Chemical transformations of lead compounds under humid conditions: implications for bioaccessibility
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This short communication documents chemical transformations caused by weathering of two Pb compounds that commonly occur in house dust. Chamber experiments were designed to simulate humid indoor environment conditions to determine whether Pb compounds undergo chemical transformations influencing bioaccessibility. Reference compounds of Pb metal (12 % bioaccessibility) and Pb sulfate (14 % bioaccessibility) were subjected to an oxygenated, humidified atmosphere in closed chambers for 4 months. X-ray diffraction (XRD) and X-ray absorption near-edge structure (XANES) spectroscopy were used to characterize the main Pb species, and the change in Pb bioaccessibility was determined using a simulated gastric acid digestion. At the end of the weathering period a small amount of Pb carbonate (9 % of total Pb) appeared in the Pb sulfate sample. Weathering of the Pb metal sample resulted in the formation of two compounds, hydrocerussite (Pb hydroxyl carbonate) and Pb oxide, in significant amounts (each accounted for 26 % of total Pb). The formation of highly bioaccessible Pb carbonate (73 % bioaccessibility), hydrocerussite (76 % bioaccessibility), and Pb oxide (67 % bioaccessibility) during weathering resulted in a measurable increase in the overall Pb bioaccessibility of both samples, which was significant (p = .002) in the case of the Pb metal sample. This study demonstrates that Pb compounds commonly found in indoor dust can ‘age’ into more bioaccessible forms under humid indoor conditions.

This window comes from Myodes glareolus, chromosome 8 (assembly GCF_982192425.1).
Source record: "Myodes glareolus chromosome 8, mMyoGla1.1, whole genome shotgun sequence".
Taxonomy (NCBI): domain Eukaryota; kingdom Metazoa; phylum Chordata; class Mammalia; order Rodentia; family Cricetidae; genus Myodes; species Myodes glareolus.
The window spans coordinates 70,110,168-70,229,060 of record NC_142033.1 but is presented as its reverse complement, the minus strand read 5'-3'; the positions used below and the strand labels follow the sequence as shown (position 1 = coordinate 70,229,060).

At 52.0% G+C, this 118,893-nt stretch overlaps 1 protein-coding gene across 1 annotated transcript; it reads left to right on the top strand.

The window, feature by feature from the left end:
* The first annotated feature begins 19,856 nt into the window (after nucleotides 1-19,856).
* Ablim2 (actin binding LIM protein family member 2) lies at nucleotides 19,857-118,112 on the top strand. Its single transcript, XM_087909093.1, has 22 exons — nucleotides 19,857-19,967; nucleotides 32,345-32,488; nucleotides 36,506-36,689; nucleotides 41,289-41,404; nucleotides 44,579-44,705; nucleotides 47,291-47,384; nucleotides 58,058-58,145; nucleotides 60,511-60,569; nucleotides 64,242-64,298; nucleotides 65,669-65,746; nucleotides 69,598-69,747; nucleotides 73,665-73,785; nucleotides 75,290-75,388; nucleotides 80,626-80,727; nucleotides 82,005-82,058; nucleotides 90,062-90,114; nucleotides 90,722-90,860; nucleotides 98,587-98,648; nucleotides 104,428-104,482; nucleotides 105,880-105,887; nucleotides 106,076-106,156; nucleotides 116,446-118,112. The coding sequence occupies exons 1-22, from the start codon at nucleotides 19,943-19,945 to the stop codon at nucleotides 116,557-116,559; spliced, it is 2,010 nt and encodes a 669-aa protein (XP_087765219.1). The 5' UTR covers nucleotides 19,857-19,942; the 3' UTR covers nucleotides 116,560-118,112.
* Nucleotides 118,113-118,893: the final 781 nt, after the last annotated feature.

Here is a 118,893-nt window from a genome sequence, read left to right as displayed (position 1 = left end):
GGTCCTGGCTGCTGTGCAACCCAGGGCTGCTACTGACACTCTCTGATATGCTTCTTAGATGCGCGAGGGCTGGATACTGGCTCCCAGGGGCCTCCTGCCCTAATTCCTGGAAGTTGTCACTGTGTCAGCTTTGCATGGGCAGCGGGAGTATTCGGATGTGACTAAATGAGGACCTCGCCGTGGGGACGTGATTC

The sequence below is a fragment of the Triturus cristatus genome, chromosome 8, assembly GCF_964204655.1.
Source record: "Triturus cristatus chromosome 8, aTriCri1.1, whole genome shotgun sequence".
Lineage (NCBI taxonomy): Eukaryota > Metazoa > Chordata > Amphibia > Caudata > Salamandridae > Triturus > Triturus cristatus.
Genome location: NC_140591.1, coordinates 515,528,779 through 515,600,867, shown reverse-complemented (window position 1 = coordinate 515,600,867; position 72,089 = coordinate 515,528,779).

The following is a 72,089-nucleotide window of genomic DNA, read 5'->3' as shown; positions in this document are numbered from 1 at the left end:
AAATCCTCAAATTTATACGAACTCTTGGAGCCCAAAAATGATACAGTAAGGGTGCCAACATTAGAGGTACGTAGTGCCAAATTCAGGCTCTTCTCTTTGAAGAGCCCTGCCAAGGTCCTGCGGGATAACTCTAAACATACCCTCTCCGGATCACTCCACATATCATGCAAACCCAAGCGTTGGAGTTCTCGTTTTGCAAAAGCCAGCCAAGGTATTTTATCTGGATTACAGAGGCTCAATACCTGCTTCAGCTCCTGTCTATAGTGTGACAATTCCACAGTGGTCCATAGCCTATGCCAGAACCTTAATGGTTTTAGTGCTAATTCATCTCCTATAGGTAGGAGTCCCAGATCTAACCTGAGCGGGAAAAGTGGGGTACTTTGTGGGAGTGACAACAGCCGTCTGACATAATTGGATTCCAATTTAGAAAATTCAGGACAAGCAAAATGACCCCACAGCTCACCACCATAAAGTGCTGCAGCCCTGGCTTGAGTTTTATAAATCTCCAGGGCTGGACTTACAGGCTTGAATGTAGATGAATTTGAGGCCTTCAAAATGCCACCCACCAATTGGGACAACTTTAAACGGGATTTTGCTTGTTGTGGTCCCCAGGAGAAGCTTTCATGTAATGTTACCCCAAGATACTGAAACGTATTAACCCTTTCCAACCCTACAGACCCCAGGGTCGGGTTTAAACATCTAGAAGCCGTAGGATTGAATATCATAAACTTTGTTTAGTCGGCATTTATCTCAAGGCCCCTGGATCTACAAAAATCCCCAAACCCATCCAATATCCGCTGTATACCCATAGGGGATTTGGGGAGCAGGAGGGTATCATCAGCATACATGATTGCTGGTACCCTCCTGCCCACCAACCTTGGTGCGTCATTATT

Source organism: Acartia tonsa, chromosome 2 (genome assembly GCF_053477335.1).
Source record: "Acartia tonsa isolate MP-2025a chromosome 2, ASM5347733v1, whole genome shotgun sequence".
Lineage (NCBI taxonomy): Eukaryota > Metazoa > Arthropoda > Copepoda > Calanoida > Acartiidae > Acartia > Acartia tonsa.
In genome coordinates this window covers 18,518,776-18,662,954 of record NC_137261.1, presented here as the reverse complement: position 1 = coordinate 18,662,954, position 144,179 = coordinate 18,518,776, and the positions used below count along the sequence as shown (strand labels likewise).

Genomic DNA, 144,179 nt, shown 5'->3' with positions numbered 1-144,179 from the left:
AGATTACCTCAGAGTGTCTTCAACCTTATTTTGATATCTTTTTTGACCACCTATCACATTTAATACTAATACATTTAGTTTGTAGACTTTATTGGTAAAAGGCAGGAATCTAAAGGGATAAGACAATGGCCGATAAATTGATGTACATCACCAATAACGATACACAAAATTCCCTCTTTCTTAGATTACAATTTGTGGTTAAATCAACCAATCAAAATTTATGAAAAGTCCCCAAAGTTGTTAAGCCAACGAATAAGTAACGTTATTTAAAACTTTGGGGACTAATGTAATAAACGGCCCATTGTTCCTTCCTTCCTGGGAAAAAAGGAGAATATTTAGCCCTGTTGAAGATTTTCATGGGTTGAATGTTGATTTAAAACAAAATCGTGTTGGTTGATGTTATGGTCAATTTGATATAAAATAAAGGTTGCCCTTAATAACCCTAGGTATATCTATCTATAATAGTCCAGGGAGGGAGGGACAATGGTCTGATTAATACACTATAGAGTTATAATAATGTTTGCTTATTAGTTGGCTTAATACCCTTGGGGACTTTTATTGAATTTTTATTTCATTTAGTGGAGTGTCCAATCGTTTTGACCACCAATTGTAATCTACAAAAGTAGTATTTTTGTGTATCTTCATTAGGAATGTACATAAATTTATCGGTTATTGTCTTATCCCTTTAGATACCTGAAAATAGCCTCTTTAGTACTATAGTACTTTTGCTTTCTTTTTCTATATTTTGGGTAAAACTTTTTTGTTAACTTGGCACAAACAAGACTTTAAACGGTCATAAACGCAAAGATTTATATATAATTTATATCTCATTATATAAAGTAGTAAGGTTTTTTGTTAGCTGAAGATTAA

KeywordsLead Speciation Transformation Bioaccessibility XANES XRD
Funding for this project comes from Health Canada’s Chemicals Management Plan (CMP2 Research Fund ref. no. CRRS/SDRC 4500267169). XANES spectroscopy was conducted at the beamline X-11A at the National Synchrotron Light Source, which is supported by the US Department of Energy, under contract number DE-AC02-98CH10886. Dr. Kumi Pandya’s help during the experimental run is gratefully acknowledged. The Geological Survey of Canada Mineral Library (Ottawa, Canada) is thanked for the leadhillite donation. The authors thank Marc Chénier, Christine Levesque (Health Canada, Ottawa), Ted MacKinnon, and Derek Smith (CANMET-MMSL, Ottawa) for their precious technical support and contribution.
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